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Identification of G-Quadruplex-Binding Protein from the Exploration of RGG Motif/G-Quadruplex Interactions

Huang, Zhou-Li, Dai, Jing, Luo, Wen-Hua, Wang, Xiang-Gui, Tan, Jia-Heng, Chen, Shuo-Bin, Huang, Zhi-Shu
Journal of the American Chemical Society 2018 v.140 no.51 pp. 17945-17955
DNA-binding proteins, RNA-binding proteins, amino acids, binding capacity, hydrogen bonding, nucleobases, peptides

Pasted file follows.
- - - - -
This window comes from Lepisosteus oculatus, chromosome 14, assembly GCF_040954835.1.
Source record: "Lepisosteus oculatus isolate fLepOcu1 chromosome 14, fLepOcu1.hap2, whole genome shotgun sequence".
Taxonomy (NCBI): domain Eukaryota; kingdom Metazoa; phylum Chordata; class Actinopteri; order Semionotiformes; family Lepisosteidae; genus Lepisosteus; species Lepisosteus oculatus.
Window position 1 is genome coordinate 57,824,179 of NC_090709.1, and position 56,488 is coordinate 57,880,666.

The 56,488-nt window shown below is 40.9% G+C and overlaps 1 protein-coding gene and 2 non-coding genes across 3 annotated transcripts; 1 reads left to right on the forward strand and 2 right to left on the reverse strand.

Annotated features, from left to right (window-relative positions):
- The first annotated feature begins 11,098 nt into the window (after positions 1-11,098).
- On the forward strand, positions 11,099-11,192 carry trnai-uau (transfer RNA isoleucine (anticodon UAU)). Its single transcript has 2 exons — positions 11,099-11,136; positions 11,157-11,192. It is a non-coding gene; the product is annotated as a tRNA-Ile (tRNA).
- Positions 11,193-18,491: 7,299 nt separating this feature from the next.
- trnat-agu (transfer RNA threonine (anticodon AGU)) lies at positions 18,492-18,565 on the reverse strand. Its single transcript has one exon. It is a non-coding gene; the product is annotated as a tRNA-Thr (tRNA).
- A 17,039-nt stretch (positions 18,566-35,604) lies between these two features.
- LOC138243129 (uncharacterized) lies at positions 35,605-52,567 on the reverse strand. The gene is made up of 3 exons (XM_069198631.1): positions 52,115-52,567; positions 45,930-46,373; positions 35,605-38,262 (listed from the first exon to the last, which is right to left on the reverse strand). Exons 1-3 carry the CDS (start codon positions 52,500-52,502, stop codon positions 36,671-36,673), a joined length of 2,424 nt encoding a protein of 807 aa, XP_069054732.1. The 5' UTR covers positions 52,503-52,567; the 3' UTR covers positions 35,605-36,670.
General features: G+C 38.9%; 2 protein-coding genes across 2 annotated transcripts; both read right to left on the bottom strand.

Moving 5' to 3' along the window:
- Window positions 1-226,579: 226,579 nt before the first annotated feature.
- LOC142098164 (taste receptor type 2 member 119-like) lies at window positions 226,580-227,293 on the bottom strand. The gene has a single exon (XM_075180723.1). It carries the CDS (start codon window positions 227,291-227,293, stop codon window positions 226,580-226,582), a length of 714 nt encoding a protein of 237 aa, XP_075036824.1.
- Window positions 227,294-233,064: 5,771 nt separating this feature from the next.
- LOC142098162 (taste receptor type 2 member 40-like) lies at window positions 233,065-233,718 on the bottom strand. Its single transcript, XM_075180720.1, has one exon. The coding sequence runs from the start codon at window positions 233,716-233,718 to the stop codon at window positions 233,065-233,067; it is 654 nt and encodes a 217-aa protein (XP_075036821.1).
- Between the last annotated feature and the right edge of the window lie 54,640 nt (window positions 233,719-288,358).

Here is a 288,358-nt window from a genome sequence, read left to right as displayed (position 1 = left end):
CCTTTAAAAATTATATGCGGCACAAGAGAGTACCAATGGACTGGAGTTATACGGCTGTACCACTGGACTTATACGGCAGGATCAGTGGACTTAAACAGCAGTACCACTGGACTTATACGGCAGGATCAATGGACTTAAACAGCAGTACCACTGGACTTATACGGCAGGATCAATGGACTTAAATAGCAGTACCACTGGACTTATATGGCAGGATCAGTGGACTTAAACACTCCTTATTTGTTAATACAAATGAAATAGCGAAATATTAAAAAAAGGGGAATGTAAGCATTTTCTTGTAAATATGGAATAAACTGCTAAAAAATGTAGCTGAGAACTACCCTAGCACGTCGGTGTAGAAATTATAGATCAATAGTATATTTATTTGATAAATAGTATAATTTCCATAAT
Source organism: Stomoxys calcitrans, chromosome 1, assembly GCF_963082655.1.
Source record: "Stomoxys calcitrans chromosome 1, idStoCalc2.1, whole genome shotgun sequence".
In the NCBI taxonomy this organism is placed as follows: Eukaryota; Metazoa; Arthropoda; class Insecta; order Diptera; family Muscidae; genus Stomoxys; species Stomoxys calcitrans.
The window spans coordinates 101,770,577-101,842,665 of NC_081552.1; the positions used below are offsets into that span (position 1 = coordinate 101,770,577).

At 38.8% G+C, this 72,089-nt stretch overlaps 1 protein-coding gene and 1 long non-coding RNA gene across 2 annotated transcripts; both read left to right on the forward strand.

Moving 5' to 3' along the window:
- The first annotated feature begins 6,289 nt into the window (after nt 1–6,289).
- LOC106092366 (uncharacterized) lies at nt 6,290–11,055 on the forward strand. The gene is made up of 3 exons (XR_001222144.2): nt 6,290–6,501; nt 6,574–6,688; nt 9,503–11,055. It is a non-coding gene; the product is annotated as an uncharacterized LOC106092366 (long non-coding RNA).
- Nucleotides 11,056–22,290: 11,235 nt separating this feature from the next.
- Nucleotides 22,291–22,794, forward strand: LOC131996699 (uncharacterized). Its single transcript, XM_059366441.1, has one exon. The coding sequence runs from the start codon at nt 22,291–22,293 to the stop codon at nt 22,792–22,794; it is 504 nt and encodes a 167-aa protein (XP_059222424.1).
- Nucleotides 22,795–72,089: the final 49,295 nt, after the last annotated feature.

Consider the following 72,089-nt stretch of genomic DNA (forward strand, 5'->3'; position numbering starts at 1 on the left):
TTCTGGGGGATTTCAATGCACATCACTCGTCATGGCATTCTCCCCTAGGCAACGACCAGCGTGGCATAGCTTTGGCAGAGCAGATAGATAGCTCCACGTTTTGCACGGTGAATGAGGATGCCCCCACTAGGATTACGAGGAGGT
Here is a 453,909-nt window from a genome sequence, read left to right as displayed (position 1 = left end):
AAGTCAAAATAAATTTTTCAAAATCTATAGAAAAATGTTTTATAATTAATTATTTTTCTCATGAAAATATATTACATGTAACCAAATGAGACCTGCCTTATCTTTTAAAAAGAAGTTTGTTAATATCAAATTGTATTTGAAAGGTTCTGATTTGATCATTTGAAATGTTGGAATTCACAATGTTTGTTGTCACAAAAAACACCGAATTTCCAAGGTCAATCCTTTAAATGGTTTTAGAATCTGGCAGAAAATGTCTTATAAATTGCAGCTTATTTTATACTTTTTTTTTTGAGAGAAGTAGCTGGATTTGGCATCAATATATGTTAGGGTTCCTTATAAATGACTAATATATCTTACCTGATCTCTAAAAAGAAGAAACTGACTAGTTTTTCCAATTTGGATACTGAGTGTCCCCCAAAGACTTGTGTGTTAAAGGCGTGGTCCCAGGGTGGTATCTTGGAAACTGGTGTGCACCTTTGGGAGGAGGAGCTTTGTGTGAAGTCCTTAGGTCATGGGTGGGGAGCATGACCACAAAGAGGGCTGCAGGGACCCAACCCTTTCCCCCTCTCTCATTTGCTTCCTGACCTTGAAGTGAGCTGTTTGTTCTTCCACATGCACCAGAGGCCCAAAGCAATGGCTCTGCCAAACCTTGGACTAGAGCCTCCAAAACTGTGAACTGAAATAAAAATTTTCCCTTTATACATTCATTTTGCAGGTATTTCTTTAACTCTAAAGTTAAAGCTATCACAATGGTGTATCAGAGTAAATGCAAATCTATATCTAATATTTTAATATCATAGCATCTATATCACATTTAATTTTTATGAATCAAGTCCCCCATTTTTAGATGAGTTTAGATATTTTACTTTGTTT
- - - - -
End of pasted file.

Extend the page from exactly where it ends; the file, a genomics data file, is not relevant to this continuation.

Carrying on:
The arginine/glycine-rich region termed the RGG domain is usually found in G-quadruplex (G4)-binding proteins and is important in G4–protein interactions. Studies on the binding mechanism of RGG domains found that small segments (RGG motif) inside the domain contribute greatly to the G4 binding affinity. However, unlike the entire RGG domains that have been broadly explored, the role of the RGG motif remains obscure, with very limited study. Herein, to clarify the role of the RGG motif in G4–protein interactions, we systematically investigated the binding affinity and mode between RGG-motif peptides and G4s. The internal arrangement of RGG repeats and gap amino acids played a more crucial role in the G4-binding mechanism than a critical number of RGG repeats. Arginines and phenylalanines at the exact position of the RGG motif might enable additional hydrogen bonding and π-stacking interaction with nucleobases and strengthen the binding of G4. Impressively, proceeding from a G4-binding RGG peptide, 12, discovered above, we identified the cold-inducible RNA-binding protein (CIRBP) as a new G4 DNA-binding protein both in vitro and in cells. In addition, we found that the key amino acids for G4 binding in peptide 12 and CIRBP were highly similar, and peptide 12 clearly played a key role in the G4 binding of CIRBP. This report is the first in which a G4-binding protein was identified from exploration of the G4-binding RGG motif. Our findings suggest a novel strategy for discovering new G4-binding proteins by exploring key peptide segments.